Spring football games mean quarterbacks in no-contact jerseys, early enrollees and the testing of new schemes before fall camp. First-year defensive coordinator Dave Aranda’s 3-4 defense might be the most intriguing part of this year’s team heading into the upcoming season, but all eyes were on LSU’s under-construction passing game this past Saturday in the National L Club Spring Game
It’s no secret that LSU’s air attack, or lack thereof, was a main ingredient in last season’s communication catastrophe that put Les Miles and offensive coordinator Cam Cameron on the hot seat. As a result, the majority of spring camp was spent working on balancing an offense that was carried by Leonard Fournette, the nation’s leading rusher in 2015.
Quarterback Brandon Harris went 11-of-17 for 178 yards with two touchdowns in last year’s spring game, so with a full season under his belt, a breakout performance felt imminent. Harris didn’t put up gaudy numbers on Saturday, but he showed signs of maturity that don’t exactly translate to a stat line. His willingness to stay in the pocket and go through route progressions led him to a modest 11-of-16 for 106 yards and one interception.
Even though Harris didn’t throw any touchdowns in the Purple team’s 17-7 win over the White team, he said he was pleased with how he performed in Saturday’s simulated game.
“We’ve had four scrimmages up to this point, and I feel like I have managed them well,” Harris said. “Sometimes scrimmages focus on third down or red zone passing, but today had more of a game atmosphere to it and I thought I handled it well.”
Purdue-transfer Danny Etling also threw for 106 yards in a 6-of-11 outing that was highlighted by a 70-yard touchdown pass to freshman Dee Anderson on the first play of the second quarter. His performance proved that he’ll be a reliable option at quarterback.
Etling’s strong showing will certainly keep quarterback competition chatter on the horizon, but Harris, the returning starter, said the environment at LSU breeds that type of intensity every day.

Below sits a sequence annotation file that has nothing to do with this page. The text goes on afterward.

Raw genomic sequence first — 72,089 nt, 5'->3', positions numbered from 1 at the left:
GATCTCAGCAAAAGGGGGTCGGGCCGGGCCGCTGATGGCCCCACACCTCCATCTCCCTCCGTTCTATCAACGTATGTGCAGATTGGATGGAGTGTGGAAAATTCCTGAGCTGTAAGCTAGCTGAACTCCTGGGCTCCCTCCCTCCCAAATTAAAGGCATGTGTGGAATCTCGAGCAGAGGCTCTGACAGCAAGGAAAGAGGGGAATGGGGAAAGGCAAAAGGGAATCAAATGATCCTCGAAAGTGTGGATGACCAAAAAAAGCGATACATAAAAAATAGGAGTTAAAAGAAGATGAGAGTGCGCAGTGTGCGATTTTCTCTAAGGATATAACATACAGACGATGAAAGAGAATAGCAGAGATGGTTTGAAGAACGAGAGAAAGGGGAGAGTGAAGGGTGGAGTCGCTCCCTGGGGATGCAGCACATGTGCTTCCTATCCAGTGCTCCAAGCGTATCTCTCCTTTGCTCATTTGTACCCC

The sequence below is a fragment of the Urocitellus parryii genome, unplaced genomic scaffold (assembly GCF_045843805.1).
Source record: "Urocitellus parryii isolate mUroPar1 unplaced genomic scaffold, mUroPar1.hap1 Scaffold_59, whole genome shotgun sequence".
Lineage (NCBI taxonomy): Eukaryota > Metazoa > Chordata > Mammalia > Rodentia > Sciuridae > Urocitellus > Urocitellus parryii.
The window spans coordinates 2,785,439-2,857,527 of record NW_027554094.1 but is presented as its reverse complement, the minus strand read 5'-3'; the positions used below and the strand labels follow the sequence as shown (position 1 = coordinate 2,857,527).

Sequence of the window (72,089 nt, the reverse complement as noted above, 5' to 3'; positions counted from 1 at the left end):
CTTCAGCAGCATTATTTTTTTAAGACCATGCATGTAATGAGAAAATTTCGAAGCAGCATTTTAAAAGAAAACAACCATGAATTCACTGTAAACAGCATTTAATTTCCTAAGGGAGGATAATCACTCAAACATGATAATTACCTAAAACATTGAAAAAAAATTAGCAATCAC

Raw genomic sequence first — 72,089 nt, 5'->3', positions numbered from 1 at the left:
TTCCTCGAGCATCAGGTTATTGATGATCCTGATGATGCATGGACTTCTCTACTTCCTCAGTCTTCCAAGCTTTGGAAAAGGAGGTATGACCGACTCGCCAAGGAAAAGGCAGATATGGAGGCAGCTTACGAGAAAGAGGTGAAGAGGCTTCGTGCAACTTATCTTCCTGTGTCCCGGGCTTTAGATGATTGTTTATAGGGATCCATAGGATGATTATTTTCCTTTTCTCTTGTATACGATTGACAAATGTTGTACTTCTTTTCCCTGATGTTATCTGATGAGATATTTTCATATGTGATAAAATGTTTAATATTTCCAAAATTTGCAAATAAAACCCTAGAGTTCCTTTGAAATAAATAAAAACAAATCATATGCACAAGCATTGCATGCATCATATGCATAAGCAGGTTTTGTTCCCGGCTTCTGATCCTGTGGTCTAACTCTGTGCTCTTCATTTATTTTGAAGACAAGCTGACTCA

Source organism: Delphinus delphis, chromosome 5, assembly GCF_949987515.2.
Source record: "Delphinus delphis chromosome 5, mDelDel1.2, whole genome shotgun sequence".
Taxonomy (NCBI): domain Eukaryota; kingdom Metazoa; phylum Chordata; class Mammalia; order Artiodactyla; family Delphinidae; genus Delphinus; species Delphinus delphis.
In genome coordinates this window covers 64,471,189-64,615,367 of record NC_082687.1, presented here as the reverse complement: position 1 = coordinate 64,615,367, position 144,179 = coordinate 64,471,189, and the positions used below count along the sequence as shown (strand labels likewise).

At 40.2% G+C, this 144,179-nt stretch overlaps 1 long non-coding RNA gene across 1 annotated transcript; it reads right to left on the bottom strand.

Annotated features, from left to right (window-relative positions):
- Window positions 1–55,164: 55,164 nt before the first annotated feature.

“You’re always in quarterback battles regardless,” Harris said. “Every position on this field is up for grabs. It’s so competitive, being at a place like this. I feel like I’m in a battle every time I touch the field. I’m competing with myself, I really am. Danny’s a great competitor, Justin (McMillan’s) a great competitor. I thought they did some great things.”
LSU didn’t unveil many new tweaks to its passing game but it did make a concerted effort to give receivers more opportunities to make plays by getting them the ball in space.
Junior Malachi Dupre had seven catches for 77 yards, including an explosive 32-yard-catch-and-run in the third quarter that led to the White team’s only touchdown of the day.
The Tigers weren’t shy about taking shots down the field with speedsters like sophomore Tyron Johnson and junior D.J. Chark in the receiving corps, but a battle-tested defensive backfield kept vertical passes in check for most of the scrimmage.
Senior receiver Travin Dural is expected to help LSU stretch the field once he recovers from last season’s hamstring injury. Dural averaged 19 yards per catch on 533 yards, behind only Dupre’s team leading 698 receiving yards.
Dupre said the receiving corps’ presence in the short to immediate passing game will help balance the LSU offense this season.
“We have a lot of guys who can make plays out of the backfield, but we feel the same way about ourselves in the receiver room,” Dupre said. “I feel the shorter, quick passes we’re able to complete, the less pressure we will be putting on the running game. Doing those things will also open up the deep passing game for us as well.”
Receivers coach Dameyune Craig, a former quarterback at Auburn, has made the receivers and quarterbacks a synchronized operation in just 15 spring practices.
“I think the biggest thing he has helped me with is understanding the quarterback’s perspective of things,” Dupre said. “He was a quarterback himself, so he knows what quarterbacks want to see.”
Passing might be second in the chain of command as long as Leonard Fournette is in Baton Rouge and rightfully so. When the nation’s leading rusher is in the backfield, a consistent passing game is all a team needs.
LSU’s passing game might not be ready for SEC consumption but its fundamental structure is well in place. The play calling on Saturday was reminiscent of the Odell Beckham, Jarvis Landry and Zach Mettenberger era.
If LSU’s talented receiving corps can match the output of its past receivers, a College Football Playoff berth isn’t out of reach.